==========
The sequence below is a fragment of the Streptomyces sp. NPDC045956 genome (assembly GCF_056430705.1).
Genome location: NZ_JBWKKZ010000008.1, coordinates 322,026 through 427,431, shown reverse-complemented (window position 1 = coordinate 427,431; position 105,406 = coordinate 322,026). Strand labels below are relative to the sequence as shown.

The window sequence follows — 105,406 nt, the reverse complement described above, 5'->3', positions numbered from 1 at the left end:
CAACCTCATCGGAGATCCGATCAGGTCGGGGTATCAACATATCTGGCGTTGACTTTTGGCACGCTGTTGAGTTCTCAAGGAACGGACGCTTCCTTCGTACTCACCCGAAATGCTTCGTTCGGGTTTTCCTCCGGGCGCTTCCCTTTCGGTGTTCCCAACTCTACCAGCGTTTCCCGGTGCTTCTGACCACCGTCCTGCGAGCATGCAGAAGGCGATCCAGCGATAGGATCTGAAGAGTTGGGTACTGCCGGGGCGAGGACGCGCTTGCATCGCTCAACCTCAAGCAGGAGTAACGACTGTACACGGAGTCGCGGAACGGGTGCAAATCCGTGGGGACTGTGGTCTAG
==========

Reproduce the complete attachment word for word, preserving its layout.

The sequence below is a fragment of the Streptomyces sp. NPDC045956 genome (assembly GCF_056430705.1).
Genome location: NZ_JBWKKZ010000008.1, coordinates 322,026 through 427,431, shown reverse-complemented (window position 1 = coordinate 427,431; position 105,406 = coordinate 322,026). Strand labels below are relative to the sequence as shown.

The window sequence follows — 105,406 nt, the reverse complement described above, 5'->3', positions numbered from 1 at the left end:
CAACCTCATCGGAGATCCGATCAGGTCGGGGTATCAACATATCTGGCGTTGACTTTTGGCACGCTGTTGAGTTCTCAAGGAACGGACGCTTCCTTCGTACTCACCCGAAATGCTTCGTTCGGGTTTTCCTCCGGGCGCTTCCCTTTCGGTGTTCCCAACTCTACCAGCGTTTCCCGGTGCTTCTGACCACCGTCCTGCGAGCATGCAGAAGGCGATCCAGCGATAGGATCTGAAGAGTTGGGTACTGCCGGGGCGAGGACGCGCTTGCATCGCTCAACCTCAAGCAGGAGTAACGACTGTACACGGAGTCGCGGAACGGGTGCAAATCCGTGGGGACTGTGGTCTAG